When he wanted to point his instrument exactly to a star he was confronted with precisely the same difficulty as is met in gunnery and rifle-shooting. The sights and the object aimed at cannot be in focus together, and a great deal depends on the form of sight. Tycho Brahe invented, and applied to the pointers of his instruments, an aperture-sight of variable area, like the iris diaphragm used now in photography. This enabled him to get the best result with stars of different brightness. The telescope not having been invented, he could not use a telescopic-sight as we now do in gunnery. This not only removes the difficulty of focussing, but makes the minimum visible angle smaller. Helmholtz has defined the minimum angle measurable with the naked eye as being one minute of arc. In view of this it is simply marvellous that, when the positions of Tycho's standard stars are compared with the best modern catalogues, his probable error in right ascension is only ± 24", 1, and in declination only ± 25", 9.

Clocks of a sort had been made, but Tycho Brahe found them so unreliable that he seldom used them, and many of his position-measurements were made by measuring the angular distances from known stars.

Taking into consideration the absence of either a telescope or a clock, and reading his account of the labour he bestowed upon each observation, we must all agree that Kepler, who inherited these observations in MS., was justified, under the conditions then existing, in declaring that there was no hope of anyone ever improving upon them.

In the year 1572, on November 11th, Tycho discovered in Cassiopeia a new star of great brilliance, and continued to observe it until the end of January, 1573. So incredible to him was such an event that he refused to believe his own eyes until he got others to confirm what he saw. He made accurate observations of its distance from the nine principal stars in Casseiopeia, and proved that it had no measurable parallax. Later he employed the same method with the comets of 1577, 1580, 1582, 1585, 1590, 1593, and 1596, and proved that they too had no measurable parallax and must be very distant.

The startling discovery that stars are not necessarily permanent, that new stars may appear, and possibly that old ones may disappear, had upon him exactly the same effect that a similar occurrence had upon Hipparchus 1,700 years before. He felt it his duty to catalogue all the principal stars, so that there should be no mistake in the future. During the construction of his catalogue of 1,000 stars he prepared and used accurate tables of refraction deduced from his own observations. Thus he eliminated (so far as naked eye observations required) the effect of atmospheric refraction which makes the altitude of a star seem greater than it really is.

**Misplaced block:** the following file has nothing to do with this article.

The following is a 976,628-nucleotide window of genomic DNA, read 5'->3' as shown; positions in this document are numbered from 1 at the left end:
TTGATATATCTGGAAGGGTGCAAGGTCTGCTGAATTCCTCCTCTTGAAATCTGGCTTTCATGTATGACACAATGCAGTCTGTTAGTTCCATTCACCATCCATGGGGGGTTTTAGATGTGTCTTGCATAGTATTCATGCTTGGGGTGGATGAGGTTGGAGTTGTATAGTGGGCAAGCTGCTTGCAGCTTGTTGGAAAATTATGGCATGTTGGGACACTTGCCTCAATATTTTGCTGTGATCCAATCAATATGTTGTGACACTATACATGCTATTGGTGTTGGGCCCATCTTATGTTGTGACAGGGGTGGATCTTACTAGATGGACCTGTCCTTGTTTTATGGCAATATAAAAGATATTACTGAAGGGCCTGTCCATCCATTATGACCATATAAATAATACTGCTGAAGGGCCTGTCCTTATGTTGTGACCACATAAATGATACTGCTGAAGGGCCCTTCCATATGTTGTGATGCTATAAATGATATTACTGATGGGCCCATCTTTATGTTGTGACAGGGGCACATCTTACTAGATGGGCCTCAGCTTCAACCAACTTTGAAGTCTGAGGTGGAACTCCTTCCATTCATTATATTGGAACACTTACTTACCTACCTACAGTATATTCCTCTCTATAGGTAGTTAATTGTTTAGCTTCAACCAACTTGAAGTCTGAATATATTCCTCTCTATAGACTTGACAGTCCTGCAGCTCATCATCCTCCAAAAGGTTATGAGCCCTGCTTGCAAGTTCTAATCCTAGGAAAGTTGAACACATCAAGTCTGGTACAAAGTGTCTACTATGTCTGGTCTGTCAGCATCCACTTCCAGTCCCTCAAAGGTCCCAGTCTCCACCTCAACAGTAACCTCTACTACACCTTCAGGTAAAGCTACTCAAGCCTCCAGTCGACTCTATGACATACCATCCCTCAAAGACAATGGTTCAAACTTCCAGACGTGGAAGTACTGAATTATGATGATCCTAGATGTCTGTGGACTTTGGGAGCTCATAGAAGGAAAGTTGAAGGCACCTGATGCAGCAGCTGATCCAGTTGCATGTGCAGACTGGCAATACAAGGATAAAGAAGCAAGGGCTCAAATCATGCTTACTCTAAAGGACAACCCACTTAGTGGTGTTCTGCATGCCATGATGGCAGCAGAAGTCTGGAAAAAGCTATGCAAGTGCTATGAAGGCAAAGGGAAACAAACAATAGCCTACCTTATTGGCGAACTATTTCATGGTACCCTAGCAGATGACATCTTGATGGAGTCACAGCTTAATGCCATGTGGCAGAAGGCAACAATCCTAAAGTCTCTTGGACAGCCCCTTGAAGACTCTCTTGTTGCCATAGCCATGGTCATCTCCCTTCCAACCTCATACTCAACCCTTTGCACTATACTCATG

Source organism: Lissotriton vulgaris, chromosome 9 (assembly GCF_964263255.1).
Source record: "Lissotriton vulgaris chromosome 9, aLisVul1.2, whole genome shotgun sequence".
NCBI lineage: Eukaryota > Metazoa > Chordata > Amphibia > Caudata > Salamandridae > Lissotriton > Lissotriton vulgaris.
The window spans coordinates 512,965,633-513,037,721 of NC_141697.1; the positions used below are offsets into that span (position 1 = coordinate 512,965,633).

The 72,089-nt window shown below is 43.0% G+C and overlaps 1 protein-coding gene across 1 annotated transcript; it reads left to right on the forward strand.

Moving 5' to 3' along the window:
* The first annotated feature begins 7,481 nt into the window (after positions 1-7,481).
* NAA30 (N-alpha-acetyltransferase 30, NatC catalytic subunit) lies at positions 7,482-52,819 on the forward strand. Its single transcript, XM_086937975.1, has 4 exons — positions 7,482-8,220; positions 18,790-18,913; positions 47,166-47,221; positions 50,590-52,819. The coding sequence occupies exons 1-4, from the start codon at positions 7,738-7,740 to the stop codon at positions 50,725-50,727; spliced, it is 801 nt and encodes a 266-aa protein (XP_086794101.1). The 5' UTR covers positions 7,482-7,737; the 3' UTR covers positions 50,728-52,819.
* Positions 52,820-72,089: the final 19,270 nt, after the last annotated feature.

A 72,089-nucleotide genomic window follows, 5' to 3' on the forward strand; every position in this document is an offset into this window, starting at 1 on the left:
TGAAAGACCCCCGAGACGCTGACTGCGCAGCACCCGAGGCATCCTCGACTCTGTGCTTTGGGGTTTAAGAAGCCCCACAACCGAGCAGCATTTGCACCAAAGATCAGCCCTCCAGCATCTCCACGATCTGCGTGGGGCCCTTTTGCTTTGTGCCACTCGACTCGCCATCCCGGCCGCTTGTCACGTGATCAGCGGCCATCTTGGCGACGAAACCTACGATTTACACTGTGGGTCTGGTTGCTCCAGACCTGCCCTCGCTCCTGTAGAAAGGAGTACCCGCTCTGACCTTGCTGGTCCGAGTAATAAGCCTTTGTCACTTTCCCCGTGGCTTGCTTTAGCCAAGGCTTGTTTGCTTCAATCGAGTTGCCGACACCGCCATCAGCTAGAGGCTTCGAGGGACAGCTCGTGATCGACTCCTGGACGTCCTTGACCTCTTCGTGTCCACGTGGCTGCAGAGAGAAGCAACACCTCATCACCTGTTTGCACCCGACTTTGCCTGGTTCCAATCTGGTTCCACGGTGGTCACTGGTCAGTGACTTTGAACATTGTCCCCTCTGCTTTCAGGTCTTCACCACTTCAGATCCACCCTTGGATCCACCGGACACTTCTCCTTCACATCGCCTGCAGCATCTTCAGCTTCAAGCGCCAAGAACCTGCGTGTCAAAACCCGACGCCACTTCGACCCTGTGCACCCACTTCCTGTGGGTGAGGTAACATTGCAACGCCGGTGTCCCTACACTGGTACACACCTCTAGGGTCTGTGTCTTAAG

Tycho Brahe was able to correct the lunar theory by his observations. Copernicus had introduced two epicycles on the lunar orbit in the hope of obtaining a better accordance between theory and observation; and he was not too ambitious, as his desire was to get the tables accurate to ten minutes. Tycho Brahe found that the tables of Copernicus were in error as much as two degrees. He re-discovered the inequality called "variation" by observing the moon in all phases--a thing which had not been attended to. [It is remarkable that in the nineteenth century Sir George Airy established an altazimuth at Greenwich Observatory with this special object, to get observations of the moon in all phases.] He also discovered other lunar equalities, and wanted to add another epicycle to the moon's orbit, but he feared that these would soon become unmanageable if further observations showed more new inequalities.